Government study calls for tougher patent reviews


Industry groups claimed that the report shows the need to crack down on "patent trolls"—firms that use bogus patent infringement claims to extort settlements out of businesses. 

Numerous businesses have complained in recent years that they are facing an onslaught of patent complaints from firms that have no plans to create any products. Settling is often cheaper than fighting the charges in court. Several lawmakers have introduced bills to address the problem.

"We see this report as a sign that legislation is needed," said Michael Beckerman, the CEO of the Internet Association, a lobbying group that represents Google, Facebook and other websites. "[The patent troll] issue is hurting businesses of all sizes across the country, and it's hurting jobs."  

In a statement, the National Retail Federation said the report affirms the group's "position that patent trolls are increasingly threatening the U.S. economy."

“Patent trolls are growing in size and strength and exploiting legal loopholes to extort hefty payments from American companies, ranging from retail to technology," the lobbying group said.

But the GAO report found that "nonpracticing entities"—firms with no plans to create products—accounted for only one fifth of all patent lawsuits between 2007 and 2011. The agency also noted that many nonpracticing entities, such as universities, bring legitimate patent infringement claims.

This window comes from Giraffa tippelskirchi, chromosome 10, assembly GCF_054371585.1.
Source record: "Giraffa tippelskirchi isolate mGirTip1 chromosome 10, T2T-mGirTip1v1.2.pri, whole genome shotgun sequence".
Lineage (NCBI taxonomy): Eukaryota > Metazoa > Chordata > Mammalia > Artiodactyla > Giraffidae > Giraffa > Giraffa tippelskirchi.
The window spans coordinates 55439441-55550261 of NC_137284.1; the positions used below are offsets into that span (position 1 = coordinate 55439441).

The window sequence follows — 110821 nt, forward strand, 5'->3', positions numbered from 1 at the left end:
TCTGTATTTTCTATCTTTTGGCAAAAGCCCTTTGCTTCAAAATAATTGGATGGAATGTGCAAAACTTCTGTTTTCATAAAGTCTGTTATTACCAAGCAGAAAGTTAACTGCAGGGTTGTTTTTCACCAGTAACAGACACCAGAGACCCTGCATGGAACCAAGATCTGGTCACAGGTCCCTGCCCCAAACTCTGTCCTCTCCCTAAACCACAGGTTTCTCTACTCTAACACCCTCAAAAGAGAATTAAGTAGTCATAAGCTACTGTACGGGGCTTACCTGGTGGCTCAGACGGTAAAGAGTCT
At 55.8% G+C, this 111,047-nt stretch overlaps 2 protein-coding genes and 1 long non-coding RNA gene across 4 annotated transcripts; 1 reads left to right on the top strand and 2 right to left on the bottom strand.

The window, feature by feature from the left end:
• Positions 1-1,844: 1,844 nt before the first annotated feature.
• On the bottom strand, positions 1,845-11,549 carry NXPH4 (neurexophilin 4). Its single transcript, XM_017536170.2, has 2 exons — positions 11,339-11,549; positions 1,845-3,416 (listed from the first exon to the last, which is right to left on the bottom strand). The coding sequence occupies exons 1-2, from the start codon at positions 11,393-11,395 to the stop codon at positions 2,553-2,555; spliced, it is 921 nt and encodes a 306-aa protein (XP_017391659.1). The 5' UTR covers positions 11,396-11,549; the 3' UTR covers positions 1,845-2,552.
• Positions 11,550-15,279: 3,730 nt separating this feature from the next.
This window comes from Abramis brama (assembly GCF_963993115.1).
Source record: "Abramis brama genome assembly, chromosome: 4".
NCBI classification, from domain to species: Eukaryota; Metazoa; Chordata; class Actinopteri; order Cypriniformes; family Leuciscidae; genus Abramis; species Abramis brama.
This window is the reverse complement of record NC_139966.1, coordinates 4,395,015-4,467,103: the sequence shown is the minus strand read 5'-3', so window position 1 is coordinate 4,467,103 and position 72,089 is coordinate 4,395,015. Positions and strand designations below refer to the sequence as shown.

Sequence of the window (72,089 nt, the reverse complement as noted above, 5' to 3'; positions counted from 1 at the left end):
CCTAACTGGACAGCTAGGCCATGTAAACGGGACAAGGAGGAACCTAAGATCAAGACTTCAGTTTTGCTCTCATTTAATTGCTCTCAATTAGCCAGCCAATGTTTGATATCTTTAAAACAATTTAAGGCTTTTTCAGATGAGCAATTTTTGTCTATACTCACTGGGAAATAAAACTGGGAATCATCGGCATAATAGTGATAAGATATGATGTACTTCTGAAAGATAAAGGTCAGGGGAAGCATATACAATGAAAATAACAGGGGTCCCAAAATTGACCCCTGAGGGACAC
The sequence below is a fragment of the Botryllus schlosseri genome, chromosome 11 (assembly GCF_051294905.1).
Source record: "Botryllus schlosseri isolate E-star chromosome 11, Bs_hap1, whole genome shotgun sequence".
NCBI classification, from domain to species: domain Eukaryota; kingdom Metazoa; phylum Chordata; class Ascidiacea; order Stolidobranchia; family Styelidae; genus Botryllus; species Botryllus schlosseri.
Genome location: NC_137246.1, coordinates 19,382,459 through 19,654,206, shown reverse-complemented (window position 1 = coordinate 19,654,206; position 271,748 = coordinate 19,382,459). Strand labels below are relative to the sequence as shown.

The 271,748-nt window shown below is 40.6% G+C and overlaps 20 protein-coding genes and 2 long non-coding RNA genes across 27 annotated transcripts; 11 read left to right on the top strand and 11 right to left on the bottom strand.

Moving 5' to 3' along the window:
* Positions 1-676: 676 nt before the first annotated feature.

"Our analysis indicates that regardless of the type of litigant, lawsuits involving software-related patents accounted for about 89 percent of the increase in defendants between 2007 and 2011, and most of the suits brought by [patent monetization entities] involved software-related patents," the GAO wrote.  "This suggests that the focus on the identity of the litigant—rather than the type of patent—may be misplaced."

The agency found a major surge in patent lawsuits between 2010 and 2011, but attributed the spike to the anticipated passage of the 2011 Leahy-Smith America Invents Act, which made a variety of changes to the patent system, including limiting the number of defendants in a suit.